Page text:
Forget Naughty and Nice, Here's Santa's Credit Score

NEW YORK (MainStreet) — You’d think with 7 billion people around the globe, Santa Claus would have other matters on his mind than his credit score.

But metaphorically, at least, Old St. Nick isn’t so busy that he can’t keep a top credit score of 777, according to the consumer credit website, CreditSesame.com.

Credit Sesame offers an amusing but highly instructive tutorial on Santa’s credit score, and it might be a good idea to put down the eggnog and see how the North Pole’s most famous resident earned his stellar credit rating.

Here’s how the site breaks it all down:

Longevity helps: Being centuries old, Santa – who dates back to 4th century Turkey – gets a big boost from having a long credit history. The longer a consumer borrows money (and pays it back), the higher the credit score. Credit Sesame says length of credit history accounts for about 15% of consumer credit score criteria.

Payment history: As someone who makes good on the promise of delivering gifts to kids all over the world in a single night, Santa has the bona fides, Credit Sesame believes, to warrant a high credit score. “Santa’s payment history is likely very good,” the site says. “We’ll let his track record of delivering gifts to millions of children around the world on time each Christmas season to speak for itself.” The company says payment history is a huge component of a consumer’s overall credit score, at 35%.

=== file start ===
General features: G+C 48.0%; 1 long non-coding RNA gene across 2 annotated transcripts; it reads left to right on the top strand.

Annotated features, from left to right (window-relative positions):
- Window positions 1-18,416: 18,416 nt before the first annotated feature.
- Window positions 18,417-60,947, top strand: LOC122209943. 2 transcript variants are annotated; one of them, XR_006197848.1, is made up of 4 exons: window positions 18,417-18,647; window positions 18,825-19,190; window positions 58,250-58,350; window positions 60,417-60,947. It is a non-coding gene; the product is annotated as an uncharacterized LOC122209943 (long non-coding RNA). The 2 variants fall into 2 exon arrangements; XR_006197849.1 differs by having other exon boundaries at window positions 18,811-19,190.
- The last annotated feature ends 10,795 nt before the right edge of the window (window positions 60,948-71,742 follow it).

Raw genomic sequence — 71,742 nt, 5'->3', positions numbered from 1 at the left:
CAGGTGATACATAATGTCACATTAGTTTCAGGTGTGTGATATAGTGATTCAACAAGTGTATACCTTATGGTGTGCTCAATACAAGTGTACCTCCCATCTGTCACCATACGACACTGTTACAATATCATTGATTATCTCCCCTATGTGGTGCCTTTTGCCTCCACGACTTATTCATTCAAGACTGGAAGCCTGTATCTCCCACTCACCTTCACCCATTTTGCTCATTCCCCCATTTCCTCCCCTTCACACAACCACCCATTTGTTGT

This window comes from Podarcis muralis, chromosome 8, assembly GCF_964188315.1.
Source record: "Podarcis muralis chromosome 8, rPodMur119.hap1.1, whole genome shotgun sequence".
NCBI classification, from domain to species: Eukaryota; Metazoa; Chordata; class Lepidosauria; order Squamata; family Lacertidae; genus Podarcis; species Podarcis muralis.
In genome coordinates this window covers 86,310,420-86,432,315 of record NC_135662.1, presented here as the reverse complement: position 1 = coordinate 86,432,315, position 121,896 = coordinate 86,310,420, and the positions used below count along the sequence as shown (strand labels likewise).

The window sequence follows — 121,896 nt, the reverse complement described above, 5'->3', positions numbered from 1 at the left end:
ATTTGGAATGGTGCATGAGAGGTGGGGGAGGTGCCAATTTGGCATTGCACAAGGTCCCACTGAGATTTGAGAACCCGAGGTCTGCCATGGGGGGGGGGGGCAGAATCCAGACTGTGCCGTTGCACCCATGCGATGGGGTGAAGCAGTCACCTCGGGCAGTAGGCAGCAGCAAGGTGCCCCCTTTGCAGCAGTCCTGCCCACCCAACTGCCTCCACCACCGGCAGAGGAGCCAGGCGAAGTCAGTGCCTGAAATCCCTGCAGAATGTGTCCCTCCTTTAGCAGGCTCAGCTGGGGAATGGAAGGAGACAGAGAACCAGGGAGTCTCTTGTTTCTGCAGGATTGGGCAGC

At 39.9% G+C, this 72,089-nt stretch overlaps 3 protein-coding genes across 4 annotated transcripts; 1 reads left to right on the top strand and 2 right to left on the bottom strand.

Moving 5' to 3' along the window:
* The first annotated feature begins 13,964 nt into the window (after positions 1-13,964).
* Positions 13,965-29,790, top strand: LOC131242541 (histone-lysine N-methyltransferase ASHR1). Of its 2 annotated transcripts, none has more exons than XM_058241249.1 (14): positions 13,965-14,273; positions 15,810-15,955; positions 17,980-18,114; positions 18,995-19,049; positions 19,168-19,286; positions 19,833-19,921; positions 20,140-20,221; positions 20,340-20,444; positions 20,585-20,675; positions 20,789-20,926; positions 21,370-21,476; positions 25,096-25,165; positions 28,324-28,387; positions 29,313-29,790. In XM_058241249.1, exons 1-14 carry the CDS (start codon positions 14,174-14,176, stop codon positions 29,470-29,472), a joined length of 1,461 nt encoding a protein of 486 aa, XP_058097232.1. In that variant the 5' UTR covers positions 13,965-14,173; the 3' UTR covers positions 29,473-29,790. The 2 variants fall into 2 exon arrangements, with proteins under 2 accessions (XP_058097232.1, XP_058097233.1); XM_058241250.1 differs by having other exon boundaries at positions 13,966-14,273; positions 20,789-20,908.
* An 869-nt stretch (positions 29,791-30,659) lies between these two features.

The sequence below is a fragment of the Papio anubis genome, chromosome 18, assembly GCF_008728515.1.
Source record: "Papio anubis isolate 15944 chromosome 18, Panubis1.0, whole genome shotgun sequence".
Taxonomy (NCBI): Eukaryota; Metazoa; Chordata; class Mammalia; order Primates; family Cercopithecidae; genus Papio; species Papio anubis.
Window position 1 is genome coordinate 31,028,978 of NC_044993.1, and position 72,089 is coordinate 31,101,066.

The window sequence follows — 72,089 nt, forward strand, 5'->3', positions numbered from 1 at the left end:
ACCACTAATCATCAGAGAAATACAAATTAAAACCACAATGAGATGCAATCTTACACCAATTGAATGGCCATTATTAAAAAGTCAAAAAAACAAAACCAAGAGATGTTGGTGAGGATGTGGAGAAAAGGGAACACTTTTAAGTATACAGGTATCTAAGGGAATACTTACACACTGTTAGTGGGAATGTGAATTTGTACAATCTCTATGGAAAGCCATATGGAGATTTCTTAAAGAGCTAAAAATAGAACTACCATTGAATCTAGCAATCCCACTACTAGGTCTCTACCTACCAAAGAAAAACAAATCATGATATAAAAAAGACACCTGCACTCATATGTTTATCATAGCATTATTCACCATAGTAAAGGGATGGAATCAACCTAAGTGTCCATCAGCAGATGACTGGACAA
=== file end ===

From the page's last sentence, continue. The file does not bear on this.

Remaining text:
Amount of money owed: Noting that here are about 7 billion people on the planet, Credit Sesame supposes that Santa spends, on average, $25 on each person. That means it costs him $175 billion to bring gifts to everyone on Earth each year. Add in the debt in feeding and caring for his reindeer and meeting his elf payroll and Santa Claus has certainly accumulated a lot of debt. But he has an out the rest of us don’t have. “Luckily,” says Credit Sesame, “Santa’s magic lets him create as much cash as he needs. Therefore, he owes little or no debt.” The website says that “amount owed” makes up 30% of a consumer’s total credit score.

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